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By design, there was not much detail of how to code this project, except for the part about using the tab control that was first introduced here. As stated previously, the completed project is available on the O'Reilly web site with the rest of the code samples. I suggest attempting it first by yourself and comparing how each item is done in the code sample. As long as your application works, there are no right answers for how to accomplish each task. I just think it would be useful for you to see how your solution differs from my recommended solution.
You can learn a lot by looking at how other people solve programming problems. Even if you don't use the same method, often you see something that you can use in other situations. Sometimes when you are confronted with a problem, you create a solution that works, and you later find that someone else was confronted with the same problem and solved it very differently. By seeing how others have solved the problem, you often gain insight into the thought process used in the solution. For example, one person uses an array, while another uses a collection. Both may have very good reasons for their decisions, but understanding how to do both and thinking through the pros and cons of each method allows you to really develop your programming skills.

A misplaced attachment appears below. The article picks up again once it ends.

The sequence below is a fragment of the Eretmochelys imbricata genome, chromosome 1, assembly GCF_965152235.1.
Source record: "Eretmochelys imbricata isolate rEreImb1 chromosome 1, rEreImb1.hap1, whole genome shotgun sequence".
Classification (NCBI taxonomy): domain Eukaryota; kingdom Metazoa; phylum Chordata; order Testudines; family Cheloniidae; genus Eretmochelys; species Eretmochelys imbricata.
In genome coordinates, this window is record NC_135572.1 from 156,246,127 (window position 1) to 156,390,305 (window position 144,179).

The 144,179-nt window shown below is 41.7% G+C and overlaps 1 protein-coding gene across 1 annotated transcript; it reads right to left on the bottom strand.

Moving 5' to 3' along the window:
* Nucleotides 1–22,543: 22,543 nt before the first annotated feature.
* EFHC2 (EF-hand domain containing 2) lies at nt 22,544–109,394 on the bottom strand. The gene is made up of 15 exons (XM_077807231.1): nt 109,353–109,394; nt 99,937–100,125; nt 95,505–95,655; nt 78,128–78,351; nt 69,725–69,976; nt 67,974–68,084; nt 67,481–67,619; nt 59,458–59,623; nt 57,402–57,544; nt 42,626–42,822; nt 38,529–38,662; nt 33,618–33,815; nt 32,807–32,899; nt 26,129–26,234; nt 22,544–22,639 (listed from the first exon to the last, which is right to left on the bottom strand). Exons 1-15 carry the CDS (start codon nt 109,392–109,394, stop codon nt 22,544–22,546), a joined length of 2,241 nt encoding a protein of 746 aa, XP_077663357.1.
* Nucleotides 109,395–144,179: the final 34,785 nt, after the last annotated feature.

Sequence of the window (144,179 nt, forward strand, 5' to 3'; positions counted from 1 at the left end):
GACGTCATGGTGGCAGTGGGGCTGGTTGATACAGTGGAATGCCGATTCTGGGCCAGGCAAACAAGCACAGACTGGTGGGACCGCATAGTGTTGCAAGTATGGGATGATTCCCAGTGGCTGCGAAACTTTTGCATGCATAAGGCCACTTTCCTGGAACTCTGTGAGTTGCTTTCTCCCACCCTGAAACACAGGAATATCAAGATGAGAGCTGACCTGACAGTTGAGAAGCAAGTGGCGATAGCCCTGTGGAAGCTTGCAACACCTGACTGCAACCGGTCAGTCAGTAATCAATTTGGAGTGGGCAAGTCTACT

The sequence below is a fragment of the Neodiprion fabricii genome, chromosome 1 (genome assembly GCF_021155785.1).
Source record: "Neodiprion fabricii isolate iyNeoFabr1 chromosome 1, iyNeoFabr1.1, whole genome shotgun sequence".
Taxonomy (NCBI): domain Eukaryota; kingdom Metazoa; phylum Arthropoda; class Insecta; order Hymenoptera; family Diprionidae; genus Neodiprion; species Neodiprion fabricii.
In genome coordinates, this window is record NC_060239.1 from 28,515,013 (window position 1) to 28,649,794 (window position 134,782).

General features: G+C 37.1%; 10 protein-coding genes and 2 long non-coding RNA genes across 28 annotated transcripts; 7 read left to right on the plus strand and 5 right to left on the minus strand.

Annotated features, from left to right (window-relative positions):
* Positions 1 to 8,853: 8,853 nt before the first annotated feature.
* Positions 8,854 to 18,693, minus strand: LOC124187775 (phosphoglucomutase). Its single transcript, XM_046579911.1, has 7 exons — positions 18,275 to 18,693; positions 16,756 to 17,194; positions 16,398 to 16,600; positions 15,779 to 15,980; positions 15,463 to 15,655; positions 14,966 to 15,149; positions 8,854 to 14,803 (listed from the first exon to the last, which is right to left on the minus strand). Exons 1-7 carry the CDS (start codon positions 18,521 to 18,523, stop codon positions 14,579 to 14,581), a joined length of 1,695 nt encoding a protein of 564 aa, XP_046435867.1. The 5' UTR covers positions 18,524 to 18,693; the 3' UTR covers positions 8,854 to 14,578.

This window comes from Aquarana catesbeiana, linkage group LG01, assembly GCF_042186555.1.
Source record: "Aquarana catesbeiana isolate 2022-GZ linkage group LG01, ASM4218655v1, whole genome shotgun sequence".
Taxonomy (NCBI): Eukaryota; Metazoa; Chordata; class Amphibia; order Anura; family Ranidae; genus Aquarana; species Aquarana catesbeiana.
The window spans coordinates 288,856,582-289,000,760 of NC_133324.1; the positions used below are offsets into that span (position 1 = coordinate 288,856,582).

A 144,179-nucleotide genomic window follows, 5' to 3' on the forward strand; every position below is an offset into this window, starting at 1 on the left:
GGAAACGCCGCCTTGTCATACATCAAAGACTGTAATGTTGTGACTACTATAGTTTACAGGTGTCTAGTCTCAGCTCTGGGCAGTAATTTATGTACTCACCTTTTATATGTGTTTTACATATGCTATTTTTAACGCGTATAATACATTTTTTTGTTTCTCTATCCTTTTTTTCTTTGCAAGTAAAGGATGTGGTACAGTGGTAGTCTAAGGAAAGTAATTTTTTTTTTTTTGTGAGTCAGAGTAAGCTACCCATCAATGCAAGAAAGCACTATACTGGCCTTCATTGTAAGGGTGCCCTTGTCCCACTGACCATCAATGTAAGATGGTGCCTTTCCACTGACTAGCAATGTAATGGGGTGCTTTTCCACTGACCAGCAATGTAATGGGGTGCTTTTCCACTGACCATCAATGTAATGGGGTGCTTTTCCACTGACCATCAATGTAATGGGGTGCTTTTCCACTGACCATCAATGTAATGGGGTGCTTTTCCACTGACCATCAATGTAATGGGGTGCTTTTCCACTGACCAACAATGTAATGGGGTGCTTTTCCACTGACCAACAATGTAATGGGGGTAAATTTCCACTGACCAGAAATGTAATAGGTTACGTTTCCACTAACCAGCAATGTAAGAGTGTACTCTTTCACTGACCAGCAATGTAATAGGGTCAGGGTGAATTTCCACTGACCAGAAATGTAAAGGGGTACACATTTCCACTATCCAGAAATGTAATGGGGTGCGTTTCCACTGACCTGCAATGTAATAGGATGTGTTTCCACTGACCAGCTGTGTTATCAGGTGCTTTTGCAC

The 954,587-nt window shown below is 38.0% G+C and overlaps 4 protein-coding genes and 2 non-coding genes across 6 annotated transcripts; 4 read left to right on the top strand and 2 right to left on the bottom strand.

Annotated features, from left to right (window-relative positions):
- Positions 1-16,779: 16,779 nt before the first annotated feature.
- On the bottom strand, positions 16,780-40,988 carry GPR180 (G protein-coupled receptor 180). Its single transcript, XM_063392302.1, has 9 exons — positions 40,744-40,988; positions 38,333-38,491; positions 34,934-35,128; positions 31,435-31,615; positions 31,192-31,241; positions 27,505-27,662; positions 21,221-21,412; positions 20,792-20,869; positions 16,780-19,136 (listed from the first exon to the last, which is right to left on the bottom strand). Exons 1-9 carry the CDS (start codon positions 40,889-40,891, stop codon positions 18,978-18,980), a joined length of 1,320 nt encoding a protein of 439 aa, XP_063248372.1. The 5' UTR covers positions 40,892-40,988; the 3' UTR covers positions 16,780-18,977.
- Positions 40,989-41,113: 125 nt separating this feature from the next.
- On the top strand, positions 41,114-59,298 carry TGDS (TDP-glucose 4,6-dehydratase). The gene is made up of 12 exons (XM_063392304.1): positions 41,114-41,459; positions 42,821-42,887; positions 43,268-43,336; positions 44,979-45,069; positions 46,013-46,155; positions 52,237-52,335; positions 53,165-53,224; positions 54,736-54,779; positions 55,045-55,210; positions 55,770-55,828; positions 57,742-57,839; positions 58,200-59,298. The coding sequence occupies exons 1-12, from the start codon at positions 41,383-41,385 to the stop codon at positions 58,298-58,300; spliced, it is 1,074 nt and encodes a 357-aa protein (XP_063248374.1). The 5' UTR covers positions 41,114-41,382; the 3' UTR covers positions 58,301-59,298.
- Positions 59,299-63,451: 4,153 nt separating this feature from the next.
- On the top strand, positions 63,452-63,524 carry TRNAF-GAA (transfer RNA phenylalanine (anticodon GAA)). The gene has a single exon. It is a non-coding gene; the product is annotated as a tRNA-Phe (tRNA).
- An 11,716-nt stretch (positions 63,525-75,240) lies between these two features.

The last thought to keep in mind is any time you can make your solution table-driven to enable changes without programming, the amount of maintenance required drops, and ultimately customer satisfaction goes up. As you develop your solutions, you should continually ask yourself, "What happens if this changes?" and figure out the best way to allow the change without requiring additional programming. Also, as you develop code that uses tables and code together to solve problems, I suggest that you keep the code and the empty table in an easily accessible place so that you can use it in other applications.
If you built this project from scratch, the best way to determine how you did is to have another person try to use it. See what questions she asks and find out whether you can accomplish it. I've probably learned as much about programming from trying to figure out how to meet a client requirement as I have from learning specific programming concepts in books or classes. Depending on the amount of time that you want to spend working on this, you could also attempt to answer business questions with queries such as past due customers, customers with single purchases, or expenses by month. With those queries, you could create automated form letters, produce graphs, etc.
Now that you have put some of these skills to use, you will likely find many other opportunities to integrate Excel and Access in a work setting. I suggest that each time you do this, you keep the used code in an accessible location so that you can reuse it in the future. Not only will this save you time, it will also give you access to code that has presumably already been tested, so you will know that it works.
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